Here’s the thing: Dirk Bogarde was one of the best actors of the 20th century. But he was also incredibly hot, and that is arguably more important.
This is the facet of his multi-storied career that we will be zero-ing in on, because there’s nothing better than a great actor who is also just amazingly hot. Especially someone who managed to be hot and gay in the 50s.
Let’s start from the very beginning.
- Rope, 1947
Bogarde began his career on an extremely gay note by starring in a 1947 TV movie version (not to be confused with the Hitchcock version) of Patrick Hamilton’s Rope, a play quite famously inspired by the Leopold and Loeb murders of 1924. Fun fact: Leopold and Loeb were most likely lovers, and the 1961 film Compulsion makes this theory explicit. So does Rope: and the added casting of Bogarde, then a young West Ender fresh out of the army, makes it even gayer.
2. Hunted (1952)
Bogarde’s next big film was The Blue Lamp, which further played on Bogarde’s louche charm by casting him as a “hood” and murderer of London cops (ACAB!) in 1950. Two years later, Bogarde starred, once again, as a murderer in 1952’s Hunted. But this time, Bogarde’s character is forced into violence after being pushed to the breaking point by his employer, who happens to be screwing his wife. He’s brilliant in this film, and did we mention FUCKING HOT?
3. Cast a Dark Shadow, 1955
Next up is Lewis Gilbert’s Cast a Dark Shadow, in which Bogarde plays—you guessed it!—another murderer, this time of old women. Not only is this movie gorgeously shot and tensely acted, Bogarde is amazingly, viciously hot as Teddy Bare, a man who marries wealthy women only to knock them off and pocket the inheritance. If you’re thinking, “gee, they sure did cast Dirk Bogarde as murderers a lot!” you’re right on the money, and yes, it’s a little weird. Why did people look at Bogarde and see “murderer” written across his face for an entire decade? I have no idea. But his career got a lot more complex (and less murder-y) as it went on. So that’s good, right?
4. The Servant, 1963
Jumping forward a bit, we find Bogarde playing another sinister role with Joseph Losey’s disturbing The Servant. We meet Bogarde as he’s applying for the job of butler to James Fox’s Tony, a young well-to-do Londoner with a passion for drinking. That passion gets way out of hand as Bogarde’s involvement in the household grows more and more sinister. By the end, it’s hard to tell who’s the servant and who’s the “master,” which is already a kind of hot, homoerotic dynamic. It’s just an incredibly hot performance in general: the film allows Bogarde to do what he’s best at, playing a charming, fascinating rogue who’s up to something you can’t quite predict.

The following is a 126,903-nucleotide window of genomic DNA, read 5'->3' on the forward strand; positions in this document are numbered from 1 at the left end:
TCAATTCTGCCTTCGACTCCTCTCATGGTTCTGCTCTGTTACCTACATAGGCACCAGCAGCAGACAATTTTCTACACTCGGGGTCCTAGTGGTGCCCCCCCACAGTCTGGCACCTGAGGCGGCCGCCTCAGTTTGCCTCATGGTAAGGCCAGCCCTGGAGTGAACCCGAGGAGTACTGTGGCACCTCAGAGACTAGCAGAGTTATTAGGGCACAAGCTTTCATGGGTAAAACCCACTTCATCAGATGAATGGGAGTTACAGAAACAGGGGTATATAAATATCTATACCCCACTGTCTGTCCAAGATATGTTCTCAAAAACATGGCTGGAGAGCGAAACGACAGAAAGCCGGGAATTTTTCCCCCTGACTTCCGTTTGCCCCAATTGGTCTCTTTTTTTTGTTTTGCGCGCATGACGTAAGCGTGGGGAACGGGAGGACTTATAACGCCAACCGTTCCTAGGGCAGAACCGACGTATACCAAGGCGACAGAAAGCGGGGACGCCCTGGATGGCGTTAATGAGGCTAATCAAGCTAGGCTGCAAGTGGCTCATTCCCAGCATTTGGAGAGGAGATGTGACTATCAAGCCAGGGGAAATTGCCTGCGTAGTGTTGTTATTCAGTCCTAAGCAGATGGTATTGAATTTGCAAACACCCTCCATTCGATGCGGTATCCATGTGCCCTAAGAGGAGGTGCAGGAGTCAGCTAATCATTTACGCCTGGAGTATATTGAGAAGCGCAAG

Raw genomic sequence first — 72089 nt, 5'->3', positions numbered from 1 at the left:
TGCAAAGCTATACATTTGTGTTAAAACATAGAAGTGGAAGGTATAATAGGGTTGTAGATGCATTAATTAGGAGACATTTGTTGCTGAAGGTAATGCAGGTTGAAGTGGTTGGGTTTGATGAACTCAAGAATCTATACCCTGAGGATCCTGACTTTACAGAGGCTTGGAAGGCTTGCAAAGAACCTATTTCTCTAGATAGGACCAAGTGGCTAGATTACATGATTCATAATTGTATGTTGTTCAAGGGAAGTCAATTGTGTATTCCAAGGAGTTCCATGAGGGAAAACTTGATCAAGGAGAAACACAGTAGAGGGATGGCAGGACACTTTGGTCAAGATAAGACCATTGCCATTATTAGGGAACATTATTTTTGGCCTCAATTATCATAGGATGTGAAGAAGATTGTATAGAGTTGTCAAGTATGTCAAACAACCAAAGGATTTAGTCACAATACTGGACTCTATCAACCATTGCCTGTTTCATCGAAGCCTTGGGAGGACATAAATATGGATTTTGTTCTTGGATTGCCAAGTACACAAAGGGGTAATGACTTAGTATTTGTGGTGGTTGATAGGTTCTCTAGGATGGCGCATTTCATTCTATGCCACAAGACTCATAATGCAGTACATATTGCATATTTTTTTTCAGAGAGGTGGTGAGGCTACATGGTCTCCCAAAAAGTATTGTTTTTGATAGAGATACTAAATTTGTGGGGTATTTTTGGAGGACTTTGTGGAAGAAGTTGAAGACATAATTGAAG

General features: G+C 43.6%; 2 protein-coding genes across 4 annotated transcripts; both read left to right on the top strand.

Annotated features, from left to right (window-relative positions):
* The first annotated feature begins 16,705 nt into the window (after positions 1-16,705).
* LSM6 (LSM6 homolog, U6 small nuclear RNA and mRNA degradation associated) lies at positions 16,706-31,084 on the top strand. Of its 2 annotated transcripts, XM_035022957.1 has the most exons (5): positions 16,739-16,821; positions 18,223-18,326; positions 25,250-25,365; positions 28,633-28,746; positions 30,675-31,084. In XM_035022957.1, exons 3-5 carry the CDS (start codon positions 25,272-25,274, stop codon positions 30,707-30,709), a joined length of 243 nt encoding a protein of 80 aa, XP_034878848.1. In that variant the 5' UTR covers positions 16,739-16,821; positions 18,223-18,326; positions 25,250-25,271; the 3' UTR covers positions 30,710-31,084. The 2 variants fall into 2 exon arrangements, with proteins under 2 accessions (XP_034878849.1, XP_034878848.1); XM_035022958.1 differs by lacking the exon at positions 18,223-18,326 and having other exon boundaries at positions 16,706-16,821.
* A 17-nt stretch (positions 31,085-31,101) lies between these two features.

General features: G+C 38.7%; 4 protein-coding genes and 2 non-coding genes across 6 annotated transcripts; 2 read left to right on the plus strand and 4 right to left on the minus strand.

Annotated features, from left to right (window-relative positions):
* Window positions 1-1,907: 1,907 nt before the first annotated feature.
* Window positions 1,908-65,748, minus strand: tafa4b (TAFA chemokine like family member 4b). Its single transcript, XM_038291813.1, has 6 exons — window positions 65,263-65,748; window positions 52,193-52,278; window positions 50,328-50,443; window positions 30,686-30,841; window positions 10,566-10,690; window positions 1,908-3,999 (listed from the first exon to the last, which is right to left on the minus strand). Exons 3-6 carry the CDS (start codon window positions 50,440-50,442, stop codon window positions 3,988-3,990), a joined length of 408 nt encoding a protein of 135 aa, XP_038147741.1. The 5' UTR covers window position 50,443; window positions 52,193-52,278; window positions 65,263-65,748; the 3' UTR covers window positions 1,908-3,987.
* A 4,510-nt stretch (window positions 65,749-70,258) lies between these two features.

5. Darling, 1965
Thanks to an inspired casting choice by director John Schlesinger, Bogarde gets to play a less sinister part here as Robert Gold, one of the (married) men Julie Christie’s Diana Scott is dating until things get out of hand, as heterosexual relationships tend to do. Bogarde is the picture of restraint here, saving everything up for the final telling-off scene. The effect is of someone trying their best to put out a raging, passionate fire inside of them to absolutely no avail. It’s pretty hot.
This is possibly Bogarde’s hottest role, due more to the subject matter than anything else. As a gay man in the film industry through the 50s and 60s, Bogarde was often the subject of queer speculation. His queer identity was something of an open secret, but with Victim, he got to play an explicitly gay character for the first time, which was considered a big career risk in those days (also in these days!) In Basil Dearden’s brilliant film, Bogarde plays Melville Farr, a gay lawyer who must stay in the closet to keep his career. When a piece of trade from the past comes to blackmail Farr, however, he’s got to figure out what to do: be forced out of the closet at the risk of losing his practice and social life, or pay the blackmailer, and keep on paying. Bogarde is by turns vulnerable and hard-boiled in this bravura performance. Needless to say, it’s pretty sexy.
7. Death in Venice, 1971/The Damned, 1969
Ah yes, the Visconti years! Bogarde may be older here, but he’s just as hot as ever. Remember, a hot man doesn’t age, he becomes vintage. And nobody vintaged better than Bogarde in Death in Venice, playing the tragic Thomas Mann hero Gustav von Aschenbach, a composer too terrified to go after the beautiful young man he met on the Lido. In The Damned, another Visconti masterpiece, Bogarde plays another tragic hero, Frederich Bruckmann, whose involvement with a particularly toxic Nazi family keeps putting him in increasingly violent situations. This movie is also fantastic for a sweeping, bizarre sequence showing the SS absolutely wiping out the SA, the semi-forgotten Nazi division that was deemed too gay even for the Nazis. It’s truly wild shit, and Bogarde shines as a man trapped by many separate toxic allegiances.
7. The Night Porter, 1974
Hold onto your hats, because this one’s QUITE sexy! Bogarde plays Max, an ex-SS officer, who meets the Jewish woman he had an affair with in a concentration camp (Charlotte Rampling) about 10 years after the events of the war. They’re still super into each other, and super into fucked up sex! They try replaying their affair—complete with fucked-up power dynamics—until they get shot for some reason at the end? I don’t know, it’s honestly a very confusing film, but it’s also awesome and Bogarde is just so hot in it. ♦